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Criminal mismanagement (Art. 158 SCC): The Swiss Federal Court recognises the shareholder of a bankrupt company as a private claimant

In a decision of 28 April 2022 (TF 1B_169/2021 of 28.04.2022), which was recently made public, the Federal Supreme Court departed from its previous practice and rendered a rather unexpected decision in criminal proceedings: our High Court recognised the standing of a shareholder of a company as a party for an offence of criminal mismanagement to the detriment of the company.

The facts of the case

According to the facts of the case, the injured company was declared bankrupt on 30 January 2018. It was subsequently struck off the commercial register on 27 September 2019. Until the liquidation, the shareholder concerned held a minority share in the company. The shareholder filed a criminal complaint on 8 November 2018 against the company’s management for fraud, forgery and mismanagement.

The Basel-Landschaft public prosecutor’s office admitted the shareholder’s party status for the offences of fraud and forgery, but denied it with regard to the offence of unfair management. The Cantonal Court of Basel-Landschaft confirmed this decision and rejected the shareholder’s appeal on this point. The shareholder appealed to the Federal Court.

Reasoning of the Federal Court

The question arose as to whether the shareholder had party status in respect of the allegedly unfair management of the company. The previous court had held that this was not the case, on the grounds that the appellant, a shareholder of the injured company, was not directly affected. According to the previous court’s decision, unfair management directly protects the corporate assets of the legal entities allegedly affected. A shareholder would therefore only be indirectly affected by the offence. Such a position corresponds to what the Swiss Courts, and the Federal Court, have often repeated.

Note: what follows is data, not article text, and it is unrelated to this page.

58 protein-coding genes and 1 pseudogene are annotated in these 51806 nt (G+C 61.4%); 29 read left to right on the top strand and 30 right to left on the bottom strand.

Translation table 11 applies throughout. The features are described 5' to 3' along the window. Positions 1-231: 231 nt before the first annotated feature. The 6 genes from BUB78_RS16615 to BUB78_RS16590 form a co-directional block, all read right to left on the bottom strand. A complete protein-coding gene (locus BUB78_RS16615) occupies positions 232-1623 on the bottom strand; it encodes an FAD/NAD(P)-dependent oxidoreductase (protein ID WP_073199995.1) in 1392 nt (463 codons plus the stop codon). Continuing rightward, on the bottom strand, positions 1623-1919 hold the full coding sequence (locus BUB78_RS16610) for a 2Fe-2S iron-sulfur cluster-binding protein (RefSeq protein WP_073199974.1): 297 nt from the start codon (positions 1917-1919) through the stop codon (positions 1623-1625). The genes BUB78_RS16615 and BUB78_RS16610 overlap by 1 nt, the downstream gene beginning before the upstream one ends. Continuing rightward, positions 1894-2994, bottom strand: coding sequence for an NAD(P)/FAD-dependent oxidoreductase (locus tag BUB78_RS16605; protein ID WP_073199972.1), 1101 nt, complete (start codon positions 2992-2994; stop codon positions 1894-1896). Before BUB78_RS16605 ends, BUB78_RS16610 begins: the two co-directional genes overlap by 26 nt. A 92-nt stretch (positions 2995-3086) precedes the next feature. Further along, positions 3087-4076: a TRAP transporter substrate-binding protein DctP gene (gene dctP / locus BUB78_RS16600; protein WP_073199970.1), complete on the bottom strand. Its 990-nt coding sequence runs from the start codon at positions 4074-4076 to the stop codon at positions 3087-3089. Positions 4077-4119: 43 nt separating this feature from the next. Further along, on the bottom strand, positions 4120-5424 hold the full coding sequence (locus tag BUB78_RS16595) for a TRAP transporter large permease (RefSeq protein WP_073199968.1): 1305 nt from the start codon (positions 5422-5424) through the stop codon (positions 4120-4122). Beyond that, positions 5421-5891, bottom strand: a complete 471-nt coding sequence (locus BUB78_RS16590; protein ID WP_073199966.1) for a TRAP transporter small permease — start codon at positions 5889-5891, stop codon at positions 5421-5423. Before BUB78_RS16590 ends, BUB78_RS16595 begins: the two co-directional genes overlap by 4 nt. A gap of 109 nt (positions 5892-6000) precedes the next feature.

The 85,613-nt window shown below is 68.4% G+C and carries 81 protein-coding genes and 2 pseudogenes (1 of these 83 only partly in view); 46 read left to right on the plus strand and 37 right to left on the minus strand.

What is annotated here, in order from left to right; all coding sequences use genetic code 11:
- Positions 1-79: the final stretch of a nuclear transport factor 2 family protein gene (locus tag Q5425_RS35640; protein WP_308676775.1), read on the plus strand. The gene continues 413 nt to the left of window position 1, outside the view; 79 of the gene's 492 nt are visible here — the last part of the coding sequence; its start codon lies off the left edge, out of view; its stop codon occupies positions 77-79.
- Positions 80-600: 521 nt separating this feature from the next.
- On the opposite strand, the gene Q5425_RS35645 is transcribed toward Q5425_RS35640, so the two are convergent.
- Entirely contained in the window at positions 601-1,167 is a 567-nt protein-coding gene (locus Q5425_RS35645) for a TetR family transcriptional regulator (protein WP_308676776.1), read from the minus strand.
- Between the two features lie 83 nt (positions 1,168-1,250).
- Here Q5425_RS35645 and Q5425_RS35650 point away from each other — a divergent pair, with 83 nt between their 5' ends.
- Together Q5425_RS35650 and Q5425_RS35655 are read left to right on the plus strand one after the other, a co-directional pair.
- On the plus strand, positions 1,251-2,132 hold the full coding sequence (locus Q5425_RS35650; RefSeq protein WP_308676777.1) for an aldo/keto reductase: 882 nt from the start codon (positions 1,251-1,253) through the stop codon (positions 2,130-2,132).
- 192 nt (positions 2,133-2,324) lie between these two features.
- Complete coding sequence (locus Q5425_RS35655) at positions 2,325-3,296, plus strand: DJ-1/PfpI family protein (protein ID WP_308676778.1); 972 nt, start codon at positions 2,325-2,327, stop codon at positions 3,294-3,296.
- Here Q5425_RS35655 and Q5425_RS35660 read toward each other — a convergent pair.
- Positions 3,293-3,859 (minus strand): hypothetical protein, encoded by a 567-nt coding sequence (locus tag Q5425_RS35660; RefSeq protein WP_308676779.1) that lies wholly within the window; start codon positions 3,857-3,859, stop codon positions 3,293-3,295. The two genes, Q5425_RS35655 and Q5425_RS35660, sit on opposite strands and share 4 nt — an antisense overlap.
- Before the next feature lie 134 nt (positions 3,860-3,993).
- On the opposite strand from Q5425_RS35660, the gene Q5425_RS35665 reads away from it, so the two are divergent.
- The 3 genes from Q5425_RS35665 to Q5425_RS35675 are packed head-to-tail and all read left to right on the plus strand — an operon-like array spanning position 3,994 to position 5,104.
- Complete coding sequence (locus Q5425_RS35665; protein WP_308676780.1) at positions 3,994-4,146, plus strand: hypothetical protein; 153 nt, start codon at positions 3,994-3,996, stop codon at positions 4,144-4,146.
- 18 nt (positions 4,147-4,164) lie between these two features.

Our High Court recalls first of all that according to Art. 115 para. 1 of the Swiss Criminal Code, an injured person is any person whose rights have been directly affected by an offence.

Sufficient suspicion

In the present case, however, the Federal Court accepted the appeal and held that the appellant was indeed a party to the proceedings in question in respect of the alleged unfair management of the injured company. The Federal Court considers that, given the appellant’s status as a minority shareholder and the context in which the complaint was lodged, it would be excessively formalistic to deny the appellant’s status as an injured party, as a shareholder of the company allegedly injured and liquidated. This is all the more true since, on the basis of the file and the appellant’s explanations, there are sufficient suspicions to consider that the unfair management in question would have led, to the detriment of the injured company and in a causal manner, to the latter’s rapid bankruptcy, which would have resulted in the appellant’s total loss of her share of the company.

Furthermore, the previous court did not explain why the appellant’s party status should be limited, even though related facts had to be examined and the appellant’s party status had to be recognised in any event with regard to the fraud and forgery.

Thus, the Federal Court admitted the appeal on this point and recognised the appellant’s party status as a shareholder of the injured party.

Marie Besse and Naël Ahmed

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